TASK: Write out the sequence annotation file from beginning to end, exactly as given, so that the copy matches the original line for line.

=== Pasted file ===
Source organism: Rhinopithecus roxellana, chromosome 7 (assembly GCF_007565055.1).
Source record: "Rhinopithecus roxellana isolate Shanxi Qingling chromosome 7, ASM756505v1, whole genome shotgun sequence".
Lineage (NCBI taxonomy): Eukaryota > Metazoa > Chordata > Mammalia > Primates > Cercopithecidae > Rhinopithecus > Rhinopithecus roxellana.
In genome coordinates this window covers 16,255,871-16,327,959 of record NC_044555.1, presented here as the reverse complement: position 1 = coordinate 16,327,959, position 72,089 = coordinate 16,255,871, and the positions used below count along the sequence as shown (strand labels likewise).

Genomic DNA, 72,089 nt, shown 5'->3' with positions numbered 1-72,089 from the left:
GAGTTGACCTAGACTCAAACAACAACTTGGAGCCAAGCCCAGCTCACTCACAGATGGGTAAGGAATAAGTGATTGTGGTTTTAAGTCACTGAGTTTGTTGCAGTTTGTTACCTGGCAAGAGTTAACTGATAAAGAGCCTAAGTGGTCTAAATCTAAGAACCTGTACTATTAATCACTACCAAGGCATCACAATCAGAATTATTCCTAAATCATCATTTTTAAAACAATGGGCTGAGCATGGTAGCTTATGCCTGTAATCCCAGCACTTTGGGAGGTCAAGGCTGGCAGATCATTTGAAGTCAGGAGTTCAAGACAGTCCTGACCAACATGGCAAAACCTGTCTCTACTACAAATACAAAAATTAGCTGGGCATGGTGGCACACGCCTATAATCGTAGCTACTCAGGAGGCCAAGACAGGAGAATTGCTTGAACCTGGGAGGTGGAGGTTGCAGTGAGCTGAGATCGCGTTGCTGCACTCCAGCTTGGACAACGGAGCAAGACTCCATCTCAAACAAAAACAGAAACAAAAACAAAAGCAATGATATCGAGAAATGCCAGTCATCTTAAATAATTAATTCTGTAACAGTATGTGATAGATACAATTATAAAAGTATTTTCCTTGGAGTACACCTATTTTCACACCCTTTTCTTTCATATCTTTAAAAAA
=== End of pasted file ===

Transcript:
Source organism: Rhinopithecus roxellana, chromosome 7 (assembly GCF_007565055.1).
Source record: "Rhinopithecus roxellana isolate Shanxi Qingling chromosome 7, ASM756505v1, whole genome shotgun sequence".
Lineage (NCBI taxonomy): Eukaryota > Metazoa > Chordata > Mammalia > Primates > Cercopithecidae > Rhinopithecus > Rhinopithecus roxellana.
In genome coordinates this window covers 16,255,871-16,327,959 of record NC_044555.1, presented here as the reverse complement: position 1 = coordinate 16,327,959, position 72,089 = coordinate 16,255,871, and the positions used below count along the sequence as shown (strand labels likewise).

Genomic DNA, 72,089 nt, shown 5'->3' with positions numbered 1-72,089 from the left:
GAGTTGACCTAGACTCAAACAACAACTTGGAGCCAAGCCCAGCTCACTCACAGATGGGTAAGGAATAAGTGATTGTGGTTTTAAGTCACTGAGTTTGTTGCAGTTTGTTACCTGGCAAGAGTTAACTGATAAAGAGCCTAAGTGGTCTAAATCTAAGAACCTGTACTATTAATCACTACCAAGGCATCACAATCAGAATTATTCCTAAATCATCATTTTTAAAACAATGGGCTGAGCATGGTAGCTTATGCCTGTAATCCCAGCACTTTGGGAGGTCAAGGCTGGCAGATCATTTGAAGTCAGGAGTTCAAGACAGTCCTGACCAACATGGCAAAACCTGTCTCTACTACAAATACAAAAATTAGCTGGGCATGGTGGCACACGCCTATAATCGTAGCTACTCAGGAGGCCAAGACAGGAGAATTGCTTGAACCTGGGAGGTGGAGGTTGCAGTGAGCTGAGATCGCGTTGCTGCACTCCAGCTTGGACAACGGAGCAAGACTCCATCTCAAACAAAAACAGAAACAAAAACAAAAGCAATGATATCGAGAAATGCCAGTCATCTTAAATAATTAATTCTGTAACAGTATGTGATAGATACAATTATAAAAGTATTTTCCTTGGAGTACACCTATTTTCACACCCTTTTCTTTCATATCTTTAAAAAA